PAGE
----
What Next? How to Switch Careers
There comes a point in our lives when we decide to reinvent ourselves. In fact, for years we have been hearing that the average person switches careers five to nine times in their professional life. When it comes to switching careers, there are two options: You know which career you are switching to, or all you know is that you need a change and have no idea where you’ll land next. For both options some of the steps are the same, but when you are unsure of what’s next for you, you have to take a few additional steps.
Today, we’ll explore the process for switching careers when you are unsure of where you’d like to go. Instead of stressing out because you do not have answers, view your situation as an opportunity to explore uncharted territories. Switching careers take focus and commitment and to be successful requires a career plan.
Developing Career Options
Now that you have decided to switch careers, the first thing to do is to invest some time reflecting on why you’d like to change careers in the first place. What factors are driving the need for a change? Are you moving away from something or toward something? Is your industry contracting? Or have the jobs in your local area disappeared? After you have clarified why you want to switch careers you are now in a position to create options for yourself.
This is the perfect time to look at your values and what’s important to you. If you created a personal mission statement, what would it say? Imagine your ideal life, what would it look like, and what would you be doing?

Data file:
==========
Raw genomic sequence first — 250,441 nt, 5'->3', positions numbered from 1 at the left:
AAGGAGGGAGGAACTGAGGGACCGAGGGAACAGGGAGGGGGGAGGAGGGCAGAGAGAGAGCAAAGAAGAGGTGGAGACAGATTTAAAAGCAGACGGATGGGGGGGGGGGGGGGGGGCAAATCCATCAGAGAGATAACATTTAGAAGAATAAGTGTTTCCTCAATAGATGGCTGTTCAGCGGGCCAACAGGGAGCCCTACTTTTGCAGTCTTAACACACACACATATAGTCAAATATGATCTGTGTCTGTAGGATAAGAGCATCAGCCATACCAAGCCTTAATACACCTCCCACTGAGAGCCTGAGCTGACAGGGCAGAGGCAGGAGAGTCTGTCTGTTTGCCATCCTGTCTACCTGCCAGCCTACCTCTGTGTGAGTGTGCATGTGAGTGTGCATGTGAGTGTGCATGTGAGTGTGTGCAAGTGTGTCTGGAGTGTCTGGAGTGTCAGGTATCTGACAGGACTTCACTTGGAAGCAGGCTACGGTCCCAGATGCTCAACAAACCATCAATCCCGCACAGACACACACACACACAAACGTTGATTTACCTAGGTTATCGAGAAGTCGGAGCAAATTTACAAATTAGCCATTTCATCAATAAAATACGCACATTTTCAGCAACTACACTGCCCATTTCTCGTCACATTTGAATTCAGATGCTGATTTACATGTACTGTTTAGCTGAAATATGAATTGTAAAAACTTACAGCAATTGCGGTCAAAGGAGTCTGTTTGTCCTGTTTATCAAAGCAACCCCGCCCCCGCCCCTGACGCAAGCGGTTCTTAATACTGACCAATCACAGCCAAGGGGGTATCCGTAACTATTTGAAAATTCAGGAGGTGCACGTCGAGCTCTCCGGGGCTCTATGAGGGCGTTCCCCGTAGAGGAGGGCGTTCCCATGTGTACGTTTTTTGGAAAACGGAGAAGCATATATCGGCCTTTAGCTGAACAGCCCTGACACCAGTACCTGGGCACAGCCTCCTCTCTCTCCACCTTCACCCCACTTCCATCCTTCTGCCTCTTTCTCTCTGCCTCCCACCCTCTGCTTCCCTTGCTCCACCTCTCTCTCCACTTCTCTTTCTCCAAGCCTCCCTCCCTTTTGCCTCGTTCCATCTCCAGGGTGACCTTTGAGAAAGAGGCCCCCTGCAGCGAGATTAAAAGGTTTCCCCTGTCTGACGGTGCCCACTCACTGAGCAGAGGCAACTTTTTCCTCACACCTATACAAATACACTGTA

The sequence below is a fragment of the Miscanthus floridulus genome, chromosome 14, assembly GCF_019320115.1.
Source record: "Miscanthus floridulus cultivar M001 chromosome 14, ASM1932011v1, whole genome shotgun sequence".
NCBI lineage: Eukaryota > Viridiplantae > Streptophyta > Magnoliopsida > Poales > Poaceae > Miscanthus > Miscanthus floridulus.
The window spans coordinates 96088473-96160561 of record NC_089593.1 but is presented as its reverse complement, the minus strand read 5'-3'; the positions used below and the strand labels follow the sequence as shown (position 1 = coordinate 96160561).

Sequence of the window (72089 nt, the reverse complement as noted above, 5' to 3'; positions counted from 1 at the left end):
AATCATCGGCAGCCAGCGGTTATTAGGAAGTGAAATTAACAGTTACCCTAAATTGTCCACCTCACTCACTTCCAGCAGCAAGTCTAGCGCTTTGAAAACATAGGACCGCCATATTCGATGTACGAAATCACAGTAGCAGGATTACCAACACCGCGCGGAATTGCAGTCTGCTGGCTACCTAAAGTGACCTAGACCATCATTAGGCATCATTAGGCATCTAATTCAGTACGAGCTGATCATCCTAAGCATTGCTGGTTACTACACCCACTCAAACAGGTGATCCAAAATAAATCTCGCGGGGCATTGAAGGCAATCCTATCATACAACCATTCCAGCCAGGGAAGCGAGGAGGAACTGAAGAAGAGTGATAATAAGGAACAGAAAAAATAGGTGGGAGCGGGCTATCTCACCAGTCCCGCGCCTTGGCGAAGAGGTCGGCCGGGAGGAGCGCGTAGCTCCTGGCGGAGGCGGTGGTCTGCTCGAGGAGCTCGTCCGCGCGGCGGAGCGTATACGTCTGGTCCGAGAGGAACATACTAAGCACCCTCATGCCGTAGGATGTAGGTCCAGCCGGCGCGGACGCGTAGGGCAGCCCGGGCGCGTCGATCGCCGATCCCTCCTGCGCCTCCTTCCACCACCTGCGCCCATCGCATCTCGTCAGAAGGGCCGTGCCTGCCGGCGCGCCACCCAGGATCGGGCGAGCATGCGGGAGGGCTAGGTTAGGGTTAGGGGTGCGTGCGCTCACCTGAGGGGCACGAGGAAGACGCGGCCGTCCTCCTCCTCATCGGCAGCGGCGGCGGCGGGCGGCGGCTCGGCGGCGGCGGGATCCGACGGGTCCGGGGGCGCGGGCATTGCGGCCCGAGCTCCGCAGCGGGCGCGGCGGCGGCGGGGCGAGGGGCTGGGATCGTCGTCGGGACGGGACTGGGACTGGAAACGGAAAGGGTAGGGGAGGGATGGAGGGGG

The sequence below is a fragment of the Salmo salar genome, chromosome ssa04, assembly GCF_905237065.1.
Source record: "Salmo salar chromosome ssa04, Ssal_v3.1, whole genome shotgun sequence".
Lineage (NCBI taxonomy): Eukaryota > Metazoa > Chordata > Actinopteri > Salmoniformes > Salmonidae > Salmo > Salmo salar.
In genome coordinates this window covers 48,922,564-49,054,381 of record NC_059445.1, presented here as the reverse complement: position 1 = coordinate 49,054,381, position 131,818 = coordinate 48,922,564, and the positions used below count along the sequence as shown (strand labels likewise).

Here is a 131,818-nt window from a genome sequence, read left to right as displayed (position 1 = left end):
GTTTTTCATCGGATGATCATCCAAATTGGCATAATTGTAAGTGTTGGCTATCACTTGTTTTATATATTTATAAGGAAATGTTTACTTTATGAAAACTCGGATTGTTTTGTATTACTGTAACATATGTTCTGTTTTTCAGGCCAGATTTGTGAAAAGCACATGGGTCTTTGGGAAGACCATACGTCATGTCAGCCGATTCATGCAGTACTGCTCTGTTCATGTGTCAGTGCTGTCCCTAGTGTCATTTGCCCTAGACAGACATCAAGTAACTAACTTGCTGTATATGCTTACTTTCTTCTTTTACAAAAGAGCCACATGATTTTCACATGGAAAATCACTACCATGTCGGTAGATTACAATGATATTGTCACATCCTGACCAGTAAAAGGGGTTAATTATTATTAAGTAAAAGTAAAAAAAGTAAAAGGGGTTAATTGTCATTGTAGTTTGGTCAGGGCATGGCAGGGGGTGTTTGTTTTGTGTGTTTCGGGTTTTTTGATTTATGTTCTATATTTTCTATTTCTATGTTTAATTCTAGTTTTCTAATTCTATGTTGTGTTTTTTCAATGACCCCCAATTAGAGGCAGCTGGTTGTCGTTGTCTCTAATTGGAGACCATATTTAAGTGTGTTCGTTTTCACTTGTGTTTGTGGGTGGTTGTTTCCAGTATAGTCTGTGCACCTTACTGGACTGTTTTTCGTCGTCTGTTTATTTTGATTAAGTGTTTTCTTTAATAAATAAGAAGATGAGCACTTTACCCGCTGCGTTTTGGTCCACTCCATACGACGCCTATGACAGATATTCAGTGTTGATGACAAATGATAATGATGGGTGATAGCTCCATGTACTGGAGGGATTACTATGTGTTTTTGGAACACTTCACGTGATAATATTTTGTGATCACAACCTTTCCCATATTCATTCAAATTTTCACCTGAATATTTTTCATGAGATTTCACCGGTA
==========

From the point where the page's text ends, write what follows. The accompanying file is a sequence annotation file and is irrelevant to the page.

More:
Perform a Personal SWOT Analysis to help to direct your path. This provides you with an inventory of your strengths and abilities which is critical to prioritizing your career options. Other assessment tests such as Myers-Briggs Type Indicator (MBTI), Campbell Interest and Skill Survey (CISS), Structure of Intellect (SOI), and System for Interactive Guidance and Information (SIGI) will assist you in discovering which jobs you have an affinity for. These processes will also enable you to discover your transferable skills.
Refining Career Options
Search the Department of Labor, Bureau of Labor Statistics’ Occupational Outlook Handbook. Updated every two years, the Handbook provides job descriptions for close to 270 major jobs, covering 85 percent of the workforce. The Occupational Outlook Handbook provides career information from the occupational perspective, and allows job seekers, or those wishing to make a switch in their career, identify jobs and industries where they can earn better salaries than they are now earning. Additionally, the Department of Labor also provides career information, and a skills-matching service at O*NET Online. The Handbook is a goldmine for the job seeker.
Refine career options by answering the following questions:
What jobs are you qualified for right now?
What jobs align with your values and personal mission statement?
What jobs require special education and training?
What advancement opportunities do these jobs offer in the long-term?
Which jobs are a good fit for your personality?
What skills and talents do you want to utilize?
What business outcomes do you want to support?
Now it’s time to conduct informational interviews with people who are in the jobs that you are considering, to understand the realities about companies and industries, to seek advice on how to position yourself for the new job function or industry, and most importantly to build relationships with people who are already established in the industry. Use all the information you have gathered so far to decide on your new career.
Having gone through the steps above enables you to clearly articulate what you have to offer to prospective employers. The way you present yourself is enhanced if you are able to align your background, skills and abilities with what the organization requires.
Switching careers takes focus and commitment, and to be successful requires a well thought out career plan. For those who made a career switch, what made your transition successful?